In May 1954, actor Kirk Douglas married his French bride, Anne Buydens, in Las Vegas. Unlike many celebrity marriages that began in Sin City, this one lasted. They were together for 65 years until Douglas died in 2020.
The luxury Showboat hotel was designed to resemble a ferry boat. When it opened in 1954, legendary entertainer Bob Hope broke a champagne bottle at the base of the building to christen it. Onlookers were fascinated by the 10 gallons of Mississippi river water that was dumped into the new hotel’s pool.
Liberace Jams With Elvis
Two musical greats, Liberace and Elvis Presley, crossed paths twice in Las Vegas. The first time was in 1956, during Presley’s two-week engagement at the Frontier Hotel in April and May. According to Presley biographer Peter Guralnick, Liberace was one of the “curiosity-seeking celebrities” who showed up to see Presley’s act. Of course, the pair took the opportunity to make music together.
Sammy Davis Jr. And Loray White
In 1958, Sammy Davis Jr. married Loray White in Las Vegas. After the ceremony, the couple cut and served cake to close friends and celebrities, including Joe E. Lewis, best man Harry Belafonte and Donald O’Connor. They were the picture of happiness, but the truth was that Davis had offered White a lump sum (between $10,000 and $25,000) to marry him and act as his wife to divert attention from his relationship with actress Kim Novak.
‘Welcome To Fabulous Las Vegas’
Sin City’s legendary marker point for vehicles arriving from the west, erected in 1959, has become an iconic image of the tourist hotspot. Standing 25 feet tall, it is located at 5100 Las Vegas Boulevard South and marks the start to the famous Las Vegas Strip. These days, of course, it’s also hugely Instagrammable.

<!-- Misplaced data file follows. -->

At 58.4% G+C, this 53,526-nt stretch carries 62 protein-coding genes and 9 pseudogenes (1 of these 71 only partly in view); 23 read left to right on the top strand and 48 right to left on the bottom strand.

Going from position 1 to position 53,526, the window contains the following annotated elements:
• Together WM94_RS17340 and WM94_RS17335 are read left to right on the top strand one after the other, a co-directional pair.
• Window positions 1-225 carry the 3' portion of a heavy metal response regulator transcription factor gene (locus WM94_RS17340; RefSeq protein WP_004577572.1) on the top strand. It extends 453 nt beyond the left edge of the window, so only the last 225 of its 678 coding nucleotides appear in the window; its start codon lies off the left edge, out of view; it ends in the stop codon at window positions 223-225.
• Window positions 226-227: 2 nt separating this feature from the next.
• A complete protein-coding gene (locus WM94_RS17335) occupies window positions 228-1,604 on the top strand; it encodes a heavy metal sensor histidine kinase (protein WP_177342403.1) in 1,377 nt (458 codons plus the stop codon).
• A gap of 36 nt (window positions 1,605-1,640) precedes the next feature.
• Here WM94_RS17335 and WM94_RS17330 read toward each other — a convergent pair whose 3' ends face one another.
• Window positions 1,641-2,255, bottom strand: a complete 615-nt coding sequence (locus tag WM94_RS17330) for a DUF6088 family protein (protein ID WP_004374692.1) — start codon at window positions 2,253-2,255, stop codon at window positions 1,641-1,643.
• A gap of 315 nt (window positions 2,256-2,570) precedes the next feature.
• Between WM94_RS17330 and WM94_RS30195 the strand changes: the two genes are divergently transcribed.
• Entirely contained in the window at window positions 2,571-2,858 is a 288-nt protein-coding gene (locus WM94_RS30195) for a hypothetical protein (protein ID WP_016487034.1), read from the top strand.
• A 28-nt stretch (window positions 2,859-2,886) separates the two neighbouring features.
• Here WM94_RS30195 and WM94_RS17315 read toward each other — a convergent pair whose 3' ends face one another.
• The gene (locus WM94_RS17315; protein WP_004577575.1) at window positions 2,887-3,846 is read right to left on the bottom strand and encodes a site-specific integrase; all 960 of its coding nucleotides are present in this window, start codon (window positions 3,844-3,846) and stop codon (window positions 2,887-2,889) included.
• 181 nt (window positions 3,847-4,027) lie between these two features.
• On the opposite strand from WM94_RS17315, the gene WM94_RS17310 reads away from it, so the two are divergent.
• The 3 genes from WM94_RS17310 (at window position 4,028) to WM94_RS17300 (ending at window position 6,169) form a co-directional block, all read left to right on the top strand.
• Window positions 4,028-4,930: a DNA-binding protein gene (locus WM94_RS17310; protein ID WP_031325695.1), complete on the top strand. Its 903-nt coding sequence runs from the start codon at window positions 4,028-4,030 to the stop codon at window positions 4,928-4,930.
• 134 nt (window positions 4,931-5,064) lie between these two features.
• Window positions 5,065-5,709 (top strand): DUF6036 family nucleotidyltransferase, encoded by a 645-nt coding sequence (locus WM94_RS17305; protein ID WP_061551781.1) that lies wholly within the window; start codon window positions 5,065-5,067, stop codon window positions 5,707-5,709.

Vegas has long had a reputation for offering the best in entertainment. Long-running residencies (Celine Dion holds the record for the longest — a whopping 16 years and 1,141 performances that ended in 2019) and revues were the traditional hotel entertainment. This revue photo is from the Sands Hotel in 1959.
Howard Hughes’ Investment
Legendary recluse Howard Hughes was one of the biggest players in Vegas. During the late 1960s, Hughes used his vast inherited wealth to modernize the Strip, with a spending spree that included buying the Desert Inn from the Nevada Gaming Commission for $13 million. However, he left the city abruptly after four years and went by private jet to Resorts International’s Brittania Beach hotel in the Bahamas, where he spent most of the rest of his life.
The Entertainment Capital Of The World
Las Vegas was a booming tourist destination at the time this photo was taken in 1977 and it continues to expand and transform, welcoming millions of visitors each year. In 1989, casino developer Steve Wynn opened the Mirage, the city’s first mega-resort, and over the next 20 years the Strip underwent more big changes, with old casinos knocked down to make room for huge, glamorous complexes. But some things will never change, and Vegas will always have quickie weddings and roulette tables at its heart.